MARGUERITE KELLY

What can I do to help my space-cadet granddaughter?

Posted March 25, 2013, at 11:28 a.m.

Q. Our 8-year-old granddaughter, a second grader, is funny, loving and caring — a really good kid with good friends — but she is a bit of a space cadet.

Although she’s a terrific reader and she does well in school, even her pre-kindergarten teacher said that she drifts into her own world sometimes. This year, however, the teacher told them that she frequently has to remind their daughter to finish her schoolwork and the news has upset the parents. They’re now afraid that their little girl will do badly in third grade because she doesn’t have many of the independent study habits which its curriculum requires.

But why does her mind wander? My grandchild is in very good health and according to the tests, she doesn’t have ADHD and her eyes and her hearing are fine, too. Is there any way we can help this child?

A. There are always ways to help a child.

Some are complicated and expensive and some are quick and casual, but the best, easiest and cheapest way to help your granddaughter is to notice and encourage her strengths far more than her weaknesses. Your granddaughter is never going to be equally good in everything she does any more than her parents are. Or her grandparents. Even the children who make straight A’s in school and get the same score in every category of their IQ are inherently better at some things than at others.

The mind varies from one child to the next because every brain is wired a little differently, which may make your granddaughter’s listen better to the information that appeals to her talents and interests more than to the information that bores her. Or maybe she nods off because the teacher herself is boring or because she’s tired and needs to take a mental break. Children often act like that if they don’t get enough sleep at night, eat a lot of processed foods or their wiring has a few glitches.

If her wiring is out of whack, she could have some learning disabilities, big or small, but her parents should know that they also vary from child to child.

If your granddaughter has an auditory glitch, the bee that buzzes next to the classroom window may sound as loud as the teacher’s voice, but another child might not write well because his glitch interferes with the physical or mental dexterity this task needs. If a different glitch makes a child skitter over information, however, her knowledge may have no depth at all and the older she gets, the more this problem can grow. Other children may not do well in history if they can’t decide which facts are the most important or if they get bogged down by details, and still others will do poorly in school if their disabilities won’t let them plan well, remember what they’ve read or think about the consequences if they should misbehave.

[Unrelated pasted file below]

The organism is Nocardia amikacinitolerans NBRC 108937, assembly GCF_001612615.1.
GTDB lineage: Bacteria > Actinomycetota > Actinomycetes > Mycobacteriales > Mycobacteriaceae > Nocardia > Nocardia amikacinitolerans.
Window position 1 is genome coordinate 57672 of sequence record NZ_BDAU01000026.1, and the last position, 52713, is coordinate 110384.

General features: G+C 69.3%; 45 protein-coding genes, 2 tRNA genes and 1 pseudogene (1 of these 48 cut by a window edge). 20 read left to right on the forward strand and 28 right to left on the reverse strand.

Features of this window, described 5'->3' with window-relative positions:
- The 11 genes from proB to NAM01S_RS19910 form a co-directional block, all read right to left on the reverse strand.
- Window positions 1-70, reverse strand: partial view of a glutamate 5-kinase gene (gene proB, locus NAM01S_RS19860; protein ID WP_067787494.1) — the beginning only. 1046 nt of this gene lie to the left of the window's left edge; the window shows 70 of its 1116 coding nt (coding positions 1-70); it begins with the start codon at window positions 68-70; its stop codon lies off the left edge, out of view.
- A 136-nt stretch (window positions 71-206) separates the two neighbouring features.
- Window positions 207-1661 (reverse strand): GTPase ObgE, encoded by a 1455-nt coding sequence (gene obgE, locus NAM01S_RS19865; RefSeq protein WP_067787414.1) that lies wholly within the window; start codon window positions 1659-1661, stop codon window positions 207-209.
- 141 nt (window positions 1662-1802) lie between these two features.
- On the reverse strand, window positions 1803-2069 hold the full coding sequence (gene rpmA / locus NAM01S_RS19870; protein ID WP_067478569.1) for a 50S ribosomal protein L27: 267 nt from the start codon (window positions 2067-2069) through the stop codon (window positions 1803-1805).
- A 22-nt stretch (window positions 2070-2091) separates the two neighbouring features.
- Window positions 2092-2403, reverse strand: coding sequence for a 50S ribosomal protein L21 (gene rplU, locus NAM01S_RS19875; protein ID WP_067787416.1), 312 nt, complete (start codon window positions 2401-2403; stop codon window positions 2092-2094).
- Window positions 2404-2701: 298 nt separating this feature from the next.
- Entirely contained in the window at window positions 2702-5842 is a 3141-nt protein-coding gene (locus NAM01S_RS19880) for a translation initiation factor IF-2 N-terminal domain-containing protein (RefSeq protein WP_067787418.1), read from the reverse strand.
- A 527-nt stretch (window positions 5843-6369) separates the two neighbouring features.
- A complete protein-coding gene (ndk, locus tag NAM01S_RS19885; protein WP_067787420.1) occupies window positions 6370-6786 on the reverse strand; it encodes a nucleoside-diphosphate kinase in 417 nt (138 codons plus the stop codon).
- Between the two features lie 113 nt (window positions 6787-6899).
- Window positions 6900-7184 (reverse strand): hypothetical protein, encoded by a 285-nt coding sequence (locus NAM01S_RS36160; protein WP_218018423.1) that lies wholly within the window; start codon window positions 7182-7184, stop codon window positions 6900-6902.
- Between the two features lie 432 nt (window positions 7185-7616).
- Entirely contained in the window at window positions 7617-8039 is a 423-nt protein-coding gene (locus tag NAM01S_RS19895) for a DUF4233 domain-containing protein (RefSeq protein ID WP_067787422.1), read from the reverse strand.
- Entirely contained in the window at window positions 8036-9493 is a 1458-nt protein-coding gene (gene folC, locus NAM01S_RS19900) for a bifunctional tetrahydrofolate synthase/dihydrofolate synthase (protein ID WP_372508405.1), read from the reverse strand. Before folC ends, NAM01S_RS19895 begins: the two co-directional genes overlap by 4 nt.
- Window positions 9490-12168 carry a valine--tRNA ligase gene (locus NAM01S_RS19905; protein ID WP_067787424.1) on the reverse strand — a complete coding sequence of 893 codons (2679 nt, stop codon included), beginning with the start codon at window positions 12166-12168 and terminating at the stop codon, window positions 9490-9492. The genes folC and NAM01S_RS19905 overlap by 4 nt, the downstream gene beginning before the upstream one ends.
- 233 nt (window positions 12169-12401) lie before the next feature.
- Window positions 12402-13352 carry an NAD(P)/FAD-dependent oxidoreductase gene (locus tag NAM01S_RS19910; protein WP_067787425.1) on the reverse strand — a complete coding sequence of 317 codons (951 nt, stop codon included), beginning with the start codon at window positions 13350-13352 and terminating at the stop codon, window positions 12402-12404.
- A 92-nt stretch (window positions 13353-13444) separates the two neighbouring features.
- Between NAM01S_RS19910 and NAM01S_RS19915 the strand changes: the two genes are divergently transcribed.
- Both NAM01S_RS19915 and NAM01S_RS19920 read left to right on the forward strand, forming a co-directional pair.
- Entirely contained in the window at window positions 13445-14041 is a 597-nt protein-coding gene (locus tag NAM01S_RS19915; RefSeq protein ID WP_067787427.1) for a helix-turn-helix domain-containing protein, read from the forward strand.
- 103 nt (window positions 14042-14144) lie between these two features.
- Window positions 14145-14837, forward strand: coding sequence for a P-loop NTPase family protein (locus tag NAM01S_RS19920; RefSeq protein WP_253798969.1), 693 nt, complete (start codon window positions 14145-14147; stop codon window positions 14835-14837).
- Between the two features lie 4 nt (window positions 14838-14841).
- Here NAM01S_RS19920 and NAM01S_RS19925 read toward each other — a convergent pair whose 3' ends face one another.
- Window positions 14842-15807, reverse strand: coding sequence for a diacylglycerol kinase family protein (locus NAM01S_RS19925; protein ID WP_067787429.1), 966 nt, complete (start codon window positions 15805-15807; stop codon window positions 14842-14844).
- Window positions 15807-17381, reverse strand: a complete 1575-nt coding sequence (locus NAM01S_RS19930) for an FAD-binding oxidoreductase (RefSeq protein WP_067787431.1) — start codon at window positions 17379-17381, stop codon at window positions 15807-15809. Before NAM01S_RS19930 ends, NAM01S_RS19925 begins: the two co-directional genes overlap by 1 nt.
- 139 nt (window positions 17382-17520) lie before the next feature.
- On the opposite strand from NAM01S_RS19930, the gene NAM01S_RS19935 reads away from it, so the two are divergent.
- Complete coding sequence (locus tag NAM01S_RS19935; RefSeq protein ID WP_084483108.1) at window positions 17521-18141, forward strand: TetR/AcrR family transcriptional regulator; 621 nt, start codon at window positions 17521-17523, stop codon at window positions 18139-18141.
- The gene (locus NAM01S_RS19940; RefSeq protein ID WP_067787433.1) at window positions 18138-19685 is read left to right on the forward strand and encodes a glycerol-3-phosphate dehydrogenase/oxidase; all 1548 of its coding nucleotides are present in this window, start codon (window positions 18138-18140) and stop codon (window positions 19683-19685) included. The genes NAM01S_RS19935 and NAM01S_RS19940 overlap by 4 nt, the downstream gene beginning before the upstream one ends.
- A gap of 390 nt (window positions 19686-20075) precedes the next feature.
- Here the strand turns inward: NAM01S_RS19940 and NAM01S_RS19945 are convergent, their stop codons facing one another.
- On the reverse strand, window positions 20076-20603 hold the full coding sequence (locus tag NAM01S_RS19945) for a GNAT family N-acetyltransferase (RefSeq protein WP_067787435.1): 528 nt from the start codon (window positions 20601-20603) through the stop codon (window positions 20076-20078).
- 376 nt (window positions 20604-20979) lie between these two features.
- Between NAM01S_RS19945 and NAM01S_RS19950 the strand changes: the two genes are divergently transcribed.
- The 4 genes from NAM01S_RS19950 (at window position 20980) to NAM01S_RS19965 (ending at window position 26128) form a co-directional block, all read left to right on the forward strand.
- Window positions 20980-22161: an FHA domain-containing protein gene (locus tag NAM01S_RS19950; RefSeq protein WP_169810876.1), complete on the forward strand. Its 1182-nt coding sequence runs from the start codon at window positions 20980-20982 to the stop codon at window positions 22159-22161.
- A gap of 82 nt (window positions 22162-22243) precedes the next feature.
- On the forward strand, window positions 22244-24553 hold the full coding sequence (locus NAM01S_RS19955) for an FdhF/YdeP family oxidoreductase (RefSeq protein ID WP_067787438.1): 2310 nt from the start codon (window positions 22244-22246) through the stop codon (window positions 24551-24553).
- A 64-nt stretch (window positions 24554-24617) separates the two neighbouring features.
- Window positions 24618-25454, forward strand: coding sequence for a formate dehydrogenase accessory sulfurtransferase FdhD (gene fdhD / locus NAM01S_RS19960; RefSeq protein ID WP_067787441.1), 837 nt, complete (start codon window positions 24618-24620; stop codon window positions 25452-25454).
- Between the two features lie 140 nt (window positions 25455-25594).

If the parents are lucky — and can afford it — they can probably find a neurobiologist who can not only tell them if their child has a learning disability, but what it is and how to fix it, and he should tell their daughter, too, so she won’t be so embarrassed when the teacher fusses at her for nodding off in class.

The parents can’t count on her to outgrow her disabilities, however — although some children do — but they can teach her some strategies to compensate for the problems they cause, just as they would put a lift in her shoe if one of her legs was shorter than the other.

The parents should also make sure that their child does her homework in a quiet place that is near to them but not to the TV or anything else that is noisy, that they calm her down an hour before her bedtime so she will fall asleep easily, that she uses a white noise machine if she can’t get to sleep within 15 minutes and that she gets plenty of sleep and eats super-healthy foods to get extra energy because it’s exhausting for a child to do her school work and overcome a learning disability at the same time. Gluten and dairy products can also make some children drift into another world and junk foods and sodas can make some children get woozy and make others get hyperactive.

Any parent of a school-age child — dreamy or not — should also read “A Mind at a Time” by Mel Levine, M.D. (Simon & Schuster; $16) because it explains the learning styles that all children have, whether they have learning disabilities or not. You might even give a copy to the teacher, since many teachers don’t know much about them.

Questions? Send them to advice@margueritekelly.com.

 

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